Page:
Marcellus Shale Natural Gas: What the ‘gold rush’ Means for Us
Posted: May 16, 2011
The Marcellus Shale natural gas boom that is affecting so much of Pennsylvania isn’t coming to our area. You won’t see well-drilling rigs or tanker trucks full of water on our highways, or pick-up trucks with Texas and Oklahoma license plates in our parking lots. Why not? There’s no Marcellus in south-central and southeast Pennsylvania. And who is Marcellus, anyway? Marcellus is the name of a geologic formation – shale that underlies a good portion of northern and western PA and that is full of natural gas.
Geologists and energy companies have known about Marcellus for a long time, but until recently there was no cost-effective way to get at it. Now, thanks to a horizontal drilling technology that uses hydro-fracturing, the natural gas is accessible at costs that clearly make sense for the companies extracting it. A few numbers from the DEP Bureau of Oil and Gas Management illustrate how quickly the extraction is happening: in 2008 there were 195 Marcellus wells drilled; in 2009, 768 new wells; in 2010, 1386 new wells, and through April of this year 515 wells and 1088 permits issued. Barring major delays, there will likely be over 2000 wells drilled in 2011. Hot spots are Lycoming, Tioga, Bradford and Susquehanna counties in the north, and Greene, Fayette, Armstrong, Westmoreland, Butler and Washington in the west – with at least two dozen other counties significantly affected.
What are the impacts on communities in the Marcellus regions and on citizens across Pennsylvania? That question is being debated at kitchen tables, conference tables, negotiating tables and any other kind of table you can think of, and there are no easy answers. In fact, the issue is so complex that it helps to break it into components. There are issues concerning the environment, from water quantity and quality to clear-cutting, surface area disturbance, and air quality just to name a few. There are issues concerning local infrastructure, such as impact on roads and traffic, and emergency services. There are socio-economic impacts such as the divide between the newly-wealthy and those left behind, the ability to integrate new populations, the economic benefits for local businesses and the pressure of losing employees to new high-paying jobs in the gas fields. The list goes on: how to keep new wealth in the region, how to protect tourism or develop new tourism opportunities related to the gas boom, workforce development to train youth for careers in the gas industry, and protecting the vulnerable such as low-income elderly whose rents are doubling and tripling because the demand for housing is so high.
Marcellus Shale is a great topic for debate, because for every perceived negative impact there is a positive one, and vice versa. And while discussions used to occur mostly in other portions of the state, Marcellus has become a part of our vocabulary too, as we weigh the positive and negative aspects of severance taxes or impact fees, environmental threats, business opportunities, or the leasing of public lands. How do we begin to understand such a complex issue? Penn State Extension’s website http://extension.psu.edu/naturalgas is a great place to start. Click on one of the tabs at the top of the page for landowners, businesses, general public, local government, or workforce to get started.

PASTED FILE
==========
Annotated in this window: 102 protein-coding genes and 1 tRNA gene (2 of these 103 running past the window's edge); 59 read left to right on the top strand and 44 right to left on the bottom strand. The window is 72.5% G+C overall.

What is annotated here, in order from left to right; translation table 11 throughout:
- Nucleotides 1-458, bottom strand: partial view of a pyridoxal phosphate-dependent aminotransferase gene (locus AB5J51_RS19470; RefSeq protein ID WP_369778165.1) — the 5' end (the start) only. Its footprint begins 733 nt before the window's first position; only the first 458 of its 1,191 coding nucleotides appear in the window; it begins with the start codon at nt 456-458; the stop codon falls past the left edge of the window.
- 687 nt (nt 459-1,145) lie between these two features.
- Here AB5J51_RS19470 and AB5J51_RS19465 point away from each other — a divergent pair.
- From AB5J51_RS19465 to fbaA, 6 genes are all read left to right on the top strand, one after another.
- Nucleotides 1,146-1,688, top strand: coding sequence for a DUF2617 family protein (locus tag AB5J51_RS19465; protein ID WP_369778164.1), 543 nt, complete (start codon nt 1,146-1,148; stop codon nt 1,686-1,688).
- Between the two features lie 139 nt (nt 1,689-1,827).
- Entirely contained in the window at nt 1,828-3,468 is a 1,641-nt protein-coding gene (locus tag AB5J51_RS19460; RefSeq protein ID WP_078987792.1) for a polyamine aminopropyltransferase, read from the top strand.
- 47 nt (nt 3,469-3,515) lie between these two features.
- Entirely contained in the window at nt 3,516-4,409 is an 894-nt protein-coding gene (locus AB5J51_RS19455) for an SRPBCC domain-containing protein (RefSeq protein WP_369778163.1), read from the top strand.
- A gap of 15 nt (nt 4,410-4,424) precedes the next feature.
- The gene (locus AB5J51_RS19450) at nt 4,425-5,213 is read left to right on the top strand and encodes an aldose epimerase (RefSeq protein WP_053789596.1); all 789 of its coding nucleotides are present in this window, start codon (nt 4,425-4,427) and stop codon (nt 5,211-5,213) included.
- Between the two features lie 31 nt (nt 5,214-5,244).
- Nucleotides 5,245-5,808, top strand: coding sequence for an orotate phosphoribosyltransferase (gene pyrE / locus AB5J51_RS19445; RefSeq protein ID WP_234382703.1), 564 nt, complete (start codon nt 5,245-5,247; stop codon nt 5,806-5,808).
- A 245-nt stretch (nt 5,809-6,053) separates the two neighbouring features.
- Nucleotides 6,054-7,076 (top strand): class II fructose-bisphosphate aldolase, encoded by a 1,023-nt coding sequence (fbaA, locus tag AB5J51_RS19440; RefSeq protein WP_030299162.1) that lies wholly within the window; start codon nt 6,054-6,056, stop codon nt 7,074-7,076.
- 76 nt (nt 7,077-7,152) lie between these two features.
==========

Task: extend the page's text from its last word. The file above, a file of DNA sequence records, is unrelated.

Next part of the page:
Here are a few titles of Penn State publications that may be of interest: “Questions Citizens and Local Leaders Should Be Asking”, “Marcellus Shale: What Local Government Officials Need to Know”, “Potential Economic Impacts of Marcellus Shale in PA”, and one of the newest publications, “State Tax Implications of Marcellus Shale: What the Pennsylvania Data Say in 2010”. You may download these publications directly from the website, or contact your friendly county office of Penn State Extension for a copy. Penn State Extension offers webinars and presentations on a variety of Marcellus topics as well, and you can subscribe to the free e-newsletter to stay up-to-date.
When an issue is as controversial and multi-faceted as Marcellus, you need trusted, science-based information. Penn State Extension offers practical how-to education and problem-solving assistance based on university research. So spend a little time ‘getting smarter’ about Marcellus Shale, and then pull a chair up to the table and start talking.
Judy Chambers is the Penn State Extension Educator for Economic and Community Development serving Adams County. Penn State is committed to affirmative action, equal opportunity, and the diversity of its workforce. Penn State Extension in Adams County is located at 670 Old Harrisburg Road, Suite 204, Gettysburg, PA 17325, phone 717-334-6271 or 1-888-472-0261, e-mail AdamsExt@psu.edu